You know the story of Jack and the Beanstalk? Jack is dumb and poor and trades his cow for a handful of magic beans that his mother throws out the window and in the mornign a beanstalk has grown to the sky, and so Jack climbs it and steals a whole bunch of stuff from them and then he cuts it down and the giant dies. Well, let’s rewrite this a bit. First, the giants have attacked the world once and were driven off by a king wearing a magic crown and have remained above the clouds for a really long time. But now, due to a couple of silly mistakes and the scheming of the nasty Roderck (Stanley Tucci), there is the chance for the giants to return. It ends up being up to the kings men, notably Elmont (Ewan McGregor) and Crawe (Eddie Marsan), helped by Jack (Nicholas Hoult) who was saving Princess Isabelle (Eleanor Tomlinson) to kick the giants’ butts.
I totally should have loved this more. Apart from Stanley Tucci, Ewan McGregor, Nicholas Hoult and Eddie Marsan, all of whose performances I generally really enjoy, there was Ewen Bremner, Ian McShane and Warwick Davis. The story should have been good enough to carry me along. Yet there was something lacking. Something that I just didn’t love. Was it that yet again, there was only one female character? And that while she had a bit of personality, essentially she was just another princess waiting to be rescued? Or did it all just feel a bit forced?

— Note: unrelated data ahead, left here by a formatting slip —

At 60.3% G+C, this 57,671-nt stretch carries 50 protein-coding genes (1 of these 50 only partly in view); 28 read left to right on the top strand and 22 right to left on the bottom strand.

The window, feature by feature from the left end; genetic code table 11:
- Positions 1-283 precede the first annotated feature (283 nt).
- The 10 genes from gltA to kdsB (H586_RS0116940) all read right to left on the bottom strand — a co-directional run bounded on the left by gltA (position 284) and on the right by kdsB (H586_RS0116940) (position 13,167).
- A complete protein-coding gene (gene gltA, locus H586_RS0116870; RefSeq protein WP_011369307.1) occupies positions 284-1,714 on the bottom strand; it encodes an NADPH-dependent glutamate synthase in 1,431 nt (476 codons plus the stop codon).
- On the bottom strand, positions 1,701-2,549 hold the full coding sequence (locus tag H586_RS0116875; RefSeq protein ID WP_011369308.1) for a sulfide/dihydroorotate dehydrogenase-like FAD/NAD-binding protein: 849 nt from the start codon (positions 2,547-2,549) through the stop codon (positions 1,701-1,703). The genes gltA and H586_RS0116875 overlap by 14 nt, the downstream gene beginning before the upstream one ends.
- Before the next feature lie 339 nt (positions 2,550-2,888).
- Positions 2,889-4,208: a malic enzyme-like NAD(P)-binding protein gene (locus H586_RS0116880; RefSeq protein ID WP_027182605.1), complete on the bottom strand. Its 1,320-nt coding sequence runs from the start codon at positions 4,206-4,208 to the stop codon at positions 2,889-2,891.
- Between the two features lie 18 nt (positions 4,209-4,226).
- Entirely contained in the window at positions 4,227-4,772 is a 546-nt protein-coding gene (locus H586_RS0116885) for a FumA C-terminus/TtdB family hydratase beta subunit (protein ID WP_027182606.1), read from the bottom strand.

This is the third in a kind of loose trilogy of end-of-days films made by director Edgar Wright and actors Simon Pegg and Nick Frost. It’s a trilogy without recurring characters, but Pegg and Frost end up pitted against some kind of mega threat; Sean of the Dead had zombies, Hot Fuzz had a sinister Neighbourhood Watch Alliance and this has robots. Sort of. Feauxbots. Nobots. Something like that.
Gary King (Simon Pegg) is pretty much the most annoying person in the world – a guy in his late thirties who has never been able to beat his best night ever, an incompleted pub crawl with his mates when he was eighteen. So, he gets the gang back together; Peter Page (Eddie Marsan), Steven Prince (Paddy Considine), Oliver Chamberlain (Martin Freeman) and Andy Knightley (Nick Frost). It would end up being just a pretty bad night with the lads until they discover the town’s dark secret.
There was a lot in this film to love. Simon Pegg playing the most awful character ever; a group of nearing middle-aged men attempting to beat a power they don’t understand all the time getting ever more drunk; Martin Freeman and his creepy, creepy forced smile. It didn’t quite have the awesome hilarity and impact of Sean of the Dead, but it was a lot of fun. And I kind of like all the not-too-obvious –but-at-the-same-time-not-too-hard-to-miss things for the fans – like the names and the way they relate to the characters. Or the reappearance of many favourite actors in bit parts.